Committing to the choice to start eating healthier sounds great until you start feeling hungry. Whether you’re walking through the kitchen and making eyes at that ice cream in the fridge, or down a street with delicious scents of fried foods and sweet treats wafting your way, it’s no easy thing to turn down a treat when your stomach is growling. If you’re determined to stick it to cravings and keep on track with healthy eating, picking foods that will keep you full and give you plenty of energy is a key part to staving off boredom eating and cravings. But how can you stay full without loading up on carbs or going back for double helpings during meal time? Here are some tips to help you from turning back to potato chips and candy to fill you up between meals.
Nutrient Dense Filler Foods
When you’re finished with your meal, you should feel comfortably full, not hungry for more. If you’ve just finished and you’re already hungry, avoiding a snack is going to be difficult. There’s nothing wrong with eating until you’re full – the problem, if you’re after weight loss, is continuing to eat after you’ve already a point where you’re satisfied. To fill up faster and get more energy and health benefits from your meal, use nutrient dense filler foods. Eat the vegetables on your plate first, and try to make sure you’ve include veggies that are high in fiber. You can also take your lunches and dinners above and beyond by using a homemade, healthy broth-based soup as an appetizer to help fill you up. Include vegetables in your soup like carrots, squash, or potatoes for more density. (This kind of soup also serves as a healthy and hearty snack choice between meals.)
Use a Variety of ProteinsMeat doesn’t have to be (and shouldn’t) be the only source of protein on your plate. In fact, if you’re looking to lose weight or feel less sluggish, replacing a couple meals a week with filling vegetarian options can have a great impact on your health. Heavy meats like beef and pork are fatty and, while eating them once in a while is fine for you, turning towards healthier proteins for the bulk of your meals will serve you better. An easy way to achieve getting a complete protein without eating any meat is to combine most any bean or legume with a grain. Rice and beans, hummus and pita, even peanut butter and bread. Pasta substitutes like quinoa are also good sources of protein.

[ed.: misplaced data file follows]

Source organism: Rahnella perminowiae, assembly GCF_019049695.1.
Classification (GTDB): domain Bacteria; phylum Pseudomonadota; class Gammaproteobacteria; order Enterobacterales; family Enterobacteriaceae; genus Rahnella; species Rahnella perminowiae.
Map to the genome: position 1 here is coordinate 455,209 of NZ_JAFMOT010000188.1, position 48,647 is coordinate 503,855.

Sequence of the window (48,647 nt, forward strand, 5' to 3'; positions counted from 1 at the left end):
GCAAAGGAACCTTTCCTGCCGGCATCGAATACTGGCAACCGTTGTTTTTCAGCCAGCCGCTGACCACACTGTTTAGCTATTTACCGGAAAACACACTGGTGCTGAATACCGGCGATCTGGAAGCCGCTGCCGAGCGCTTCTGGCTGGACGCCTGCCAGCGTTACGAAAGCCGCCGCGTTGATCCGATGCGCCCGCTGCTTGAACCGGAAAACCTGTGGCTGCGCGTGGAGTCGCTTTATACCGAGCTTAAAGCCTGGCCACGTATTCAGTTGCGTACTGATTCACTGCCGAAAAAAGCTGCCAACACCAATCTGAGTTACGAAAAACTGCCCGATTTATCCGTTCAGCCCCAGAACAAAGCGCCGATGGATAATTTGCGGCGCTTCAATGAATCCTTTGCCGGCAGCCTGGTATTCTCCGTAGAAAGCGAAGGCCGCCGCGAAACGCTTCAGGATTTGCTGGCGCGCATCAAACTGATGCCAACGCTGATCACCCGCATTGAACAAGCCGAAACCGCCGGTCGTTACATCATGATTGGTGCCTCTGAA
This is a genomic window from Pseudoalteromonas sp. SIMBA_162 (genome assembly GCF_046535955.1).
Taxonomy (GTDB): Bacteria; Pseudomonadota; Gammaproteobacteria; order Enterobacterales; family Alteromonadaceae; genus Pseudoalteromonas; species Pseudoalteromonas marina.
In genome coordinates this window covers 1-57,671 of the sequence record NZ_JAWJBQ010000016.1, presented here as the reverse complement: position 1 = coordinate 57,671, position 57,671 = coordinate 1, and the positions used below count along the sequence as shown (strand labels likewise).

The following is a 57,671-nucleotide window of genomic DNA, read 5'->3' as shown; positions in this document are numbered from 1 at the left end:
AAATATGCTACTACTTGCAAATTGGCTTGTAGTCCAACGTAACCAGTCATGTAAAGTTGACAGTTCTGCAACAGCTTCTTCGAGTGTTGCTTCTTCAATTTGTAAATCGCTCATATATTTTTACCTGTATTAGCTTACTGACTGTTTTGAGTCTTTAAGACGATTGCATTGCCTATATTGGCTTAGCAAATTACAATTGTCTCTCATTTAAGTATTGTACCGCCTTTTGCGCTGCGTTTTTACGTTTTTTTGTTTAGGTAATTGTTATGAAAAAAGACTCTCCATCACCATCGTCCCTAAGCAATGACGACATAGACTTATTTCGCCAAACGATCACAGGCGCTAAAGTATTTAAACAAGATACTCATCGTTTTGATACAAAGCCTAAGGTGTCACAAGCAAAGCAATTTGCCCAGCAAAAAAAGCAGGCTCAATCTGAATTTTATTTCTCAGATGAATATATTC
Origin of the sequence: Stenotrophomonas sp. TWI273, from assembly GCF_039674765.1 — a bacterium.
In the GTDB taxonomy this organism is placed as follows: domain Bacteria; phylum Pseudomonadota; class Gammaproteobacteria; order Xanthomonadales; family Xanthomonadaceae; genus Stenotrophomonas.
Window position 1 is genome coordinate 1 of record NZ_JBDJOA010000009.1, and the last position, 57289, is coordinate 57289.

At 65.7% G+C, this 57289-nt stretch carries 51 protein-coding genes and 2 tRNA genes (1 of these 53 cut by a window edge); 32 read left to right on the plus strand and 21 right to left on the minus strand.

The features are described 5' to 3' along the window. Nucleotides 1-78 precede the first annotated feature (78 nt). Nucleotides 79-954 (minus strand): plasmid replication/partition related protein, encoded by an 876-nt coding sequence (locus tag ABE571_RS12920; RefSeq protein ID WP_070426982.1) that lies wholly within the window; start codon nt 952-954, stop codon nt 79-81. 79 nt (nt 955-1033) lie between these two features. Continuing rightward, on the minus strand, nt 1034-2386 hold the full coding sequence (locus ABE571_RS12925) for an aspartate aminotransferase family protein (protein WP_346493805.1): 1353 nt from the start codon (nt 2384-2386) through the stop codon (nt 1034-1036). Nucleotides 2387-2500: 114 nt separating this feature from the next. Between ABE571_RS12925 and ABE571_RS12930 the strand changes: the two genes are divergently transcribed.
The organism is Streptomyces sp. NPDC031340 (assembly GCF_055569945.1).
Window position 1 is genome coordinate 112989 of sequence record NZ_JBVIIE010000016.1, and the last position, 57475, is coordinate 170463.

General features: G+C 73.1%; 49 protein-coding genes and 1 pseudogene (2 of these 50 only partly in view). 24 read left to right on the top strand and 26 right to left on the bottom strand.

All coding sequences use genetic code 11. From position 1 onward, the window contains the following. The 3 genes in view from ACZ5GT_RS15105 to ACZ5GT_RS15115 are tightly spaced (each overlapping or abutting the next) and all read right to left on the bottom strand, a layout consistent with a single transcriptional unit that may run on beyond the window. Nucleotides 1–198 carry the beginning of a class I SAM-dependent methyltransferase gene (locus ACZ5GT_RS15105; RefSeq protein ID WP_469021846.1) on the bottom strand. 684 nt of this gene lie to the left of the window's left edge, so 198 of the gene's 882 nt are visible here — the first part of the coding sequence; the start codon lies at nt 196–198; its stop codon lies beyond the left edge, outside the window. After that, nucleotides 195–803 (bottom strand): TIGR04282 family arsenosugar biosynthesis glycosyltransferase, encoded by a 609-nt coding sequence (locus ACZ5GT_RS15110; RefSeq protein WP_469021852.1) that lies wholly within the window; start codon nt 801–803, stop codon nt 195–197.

Incorporate Good Fats Into Your MealsNot all fatty foods are bad for you! Your body needs “good” fats to be properly supplied with nutrients, and unsaturated fats play a role in keeping your mood, brain function, and fatigue in check. Saturated fats, in moderation, won’t kill you, but you should strive to keep your intake limited. Good sources of unsaturated fats are avocadoes, nut butters, olives (and olive oil), fatty fish like salmon and trout, soymilk, and flaxseed. Incorporating healthy fats into your diet will help cut down on your craving for saturated fats and you’ll get the benefits of a well-rounded diet. Like everything else, you’ll get the most benefits from unsaturated fats if you intake them in moderation. Done right, they’ll help lower your cholesterol, improve your mood, clear away “brain fog,” and keep you feeling fuller for longer.
Exercise Instead of Boredom Eating
When we’re bored, our thoughts tend to start wandering toward the kitchen and what treats might be lurking inside. If you find yourself wandering over to the refrigerator over and over, hoping something to eat will makes itself known, chances are you’re more bored than hungry. You can turn the tables by picking up an exercise routine to combat boredom instead of munching on snacks. Go for a walk or jog, bust out an exercise video, or even just do some stretching when you find yourself with nothing to do or you feel like putting something else off for a little while. Your mind and body will thank you for the extra activity and time outdoors.